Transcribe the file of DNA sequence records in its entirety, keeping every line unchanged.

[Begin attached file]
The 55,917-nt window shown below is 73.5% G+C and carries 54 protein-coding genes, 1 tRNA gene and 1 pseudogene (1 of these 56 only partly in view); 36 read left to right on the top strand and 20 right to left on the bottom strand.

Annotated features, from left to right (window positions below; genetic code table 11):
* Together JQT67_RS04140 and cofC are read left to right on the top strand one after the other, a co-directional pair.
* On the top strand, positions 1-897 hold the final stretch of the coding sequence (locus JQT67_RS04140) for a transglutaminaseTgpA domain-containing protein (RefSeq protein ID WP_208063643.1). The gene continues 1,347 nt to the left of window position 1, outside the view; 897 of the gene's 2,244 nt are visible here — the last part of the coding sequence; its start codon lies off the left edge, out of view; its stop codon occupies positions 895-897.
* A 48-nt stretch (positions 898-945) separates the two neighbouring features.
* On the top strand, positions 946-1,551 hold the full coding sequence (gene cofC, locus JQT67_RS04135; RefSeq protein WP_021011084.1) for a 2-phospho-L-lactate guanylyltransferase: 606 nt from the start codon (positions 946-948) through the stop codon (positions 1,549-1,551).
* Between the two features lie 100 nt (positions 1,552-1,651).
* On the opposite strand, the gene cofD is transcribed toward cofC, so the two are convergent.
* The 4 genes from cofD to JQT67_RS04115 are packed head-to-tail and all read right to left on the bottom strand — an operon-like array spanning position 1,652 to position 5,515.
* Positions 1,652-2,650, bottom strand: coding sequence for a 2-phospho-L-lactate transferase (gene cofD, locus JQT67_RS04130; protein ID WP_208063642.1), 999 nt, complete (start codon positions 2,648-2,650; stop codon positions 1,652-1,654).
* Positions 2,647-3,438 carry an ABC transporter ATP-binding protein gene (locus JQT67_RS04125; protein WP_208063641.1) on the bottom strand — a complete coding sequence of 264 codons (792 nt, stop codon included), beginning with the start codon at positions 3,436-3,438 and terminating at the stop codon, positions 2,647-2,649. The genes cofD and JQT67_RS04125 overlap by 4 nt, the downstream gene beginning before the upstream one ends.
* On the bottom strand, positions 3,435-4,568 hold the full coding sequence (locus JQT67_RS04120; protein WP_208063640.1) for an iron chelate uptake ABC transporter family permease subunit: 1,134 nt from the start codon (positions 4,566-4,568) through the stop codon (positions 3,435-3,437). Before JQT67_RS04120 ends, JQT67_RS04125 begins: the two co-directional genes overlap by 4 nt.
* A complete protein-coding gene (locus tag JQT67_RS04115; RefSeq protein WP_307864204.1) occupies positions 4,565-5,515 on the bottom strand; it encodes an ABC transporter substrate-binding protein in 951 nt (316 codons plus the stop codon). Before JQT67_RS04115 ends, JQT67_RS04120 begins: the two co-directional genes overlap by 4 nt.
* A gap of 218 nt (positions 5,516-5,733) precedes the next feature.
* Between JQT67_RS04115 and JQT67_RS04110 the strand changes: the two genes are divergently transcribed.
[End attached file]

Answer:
The 55,917-nt window shown below is 73.5% G+C and carries 54 protein-coding genes, 1 tRNA gene and 1 pseudogene (1 of these 56 only partly in view); 36 read left to right on the top strand and 20 right to left on the bottom strand.

Annotated features, from left to right (window positions below; genetic code table 11):
* Together JQT67_RS04140 and cofC are read left to right on the top strand one after the other, a co-directional pair.
* On the top strand, positions 1-897 hold the final stretch of the coding sequence (locus JQT67_RS04140) for a transglutaminaseTgpA domain-containing protein (RefSeq protein ID WP_208063643.1). The gene continues 1,347 nt to the left of window position 1, outside the view; 897 of the gene's 2,244 nt are visible here — the last part of the coding sequence; its start codon lies off the left edge, out of view; its stop codon occupies positions 895-897.
* A 48-nt stretch (positions 898-945) separates the two neighbouring features.
* On the top strand, positions 946-1,551 hold the full coding sequence (gene cofC, locus JQT67_RS04135; RefSeq protein WP_021011084.1) for a 2-phospho-L-lactate guanylyltransferase: 606 nt from the start codon (positions 946-948) through the stop codon (positions 1,549-1,551).
* Between the two features lie 100 nt (positions 1,552-1,651).
* On the opposite strand, the gene cofD is transcribed toward cofC, so the two are convergent.
* The 4 genes from cofD to JQT67_RS04115 are packed head-to-tail and all read right to left on the bottom strand — an operon-like array spanning position 1,652 to position 5,515.
* Positions 1,652-2,650, bottom strand: coding sequence for a 2-phospho-L-lactate transferase (gene cofD, locus JQT67_RS04130; protein ID WP_208063642.1), 999 nt, complete (start codon positions 2,648-2,650; stop codon positions 1,652-1,654).
* Positions 2,647-3,438 carry an ABC transporter ATP-binding protein gene (locus JQT67_RS04125; protein WP_208063641.1) on the bottom strand — a complete coding sequence of 264 codons (792 nt, stop codon included), beginning with the start codon at positions 3,436-3,438 and terminating at the stop codon, positions 2,647-2,649. The genes cofD and JQT67_RS04125 overlap by 4 nt, the downstream gene beginning before the upstream one ends.
* On the bottom strand, positions 3,435-4,568 hold the full coding sequence (locus JQT67_RS04120; protein WP_208063640.1) for an iron chelate uptake ABC transporter family permease subunit: 1,134 nt from the start codon (positions 4,566-4,568) through the stop codon (positions 3,435-3,437). Before JQT67_RS04120 ends, JQT67_RS04125 begins: the two co-directional genes overlap by 4 nt.
* A complete protein-coding gene (locus tag JQT67_RS04115; RefSeq protein WP_307864204.1) occupies positions 4,565-5,515 on the bottom strand; it encodes an ABC transporter substrate-binding protein in 951 nt (316 codons plus the stop codon). Before JQT67_RS04115 ends, JQT67_RS04120 begins: the two co-directional genes overlap by 4 nt.
* A gap of 218 nt (positions 5,516-5,733) precedes the next feature.
* Between JQT67_RS04115 and JQT67_RS04110 the strand changes: the two genes are divergently transcribed.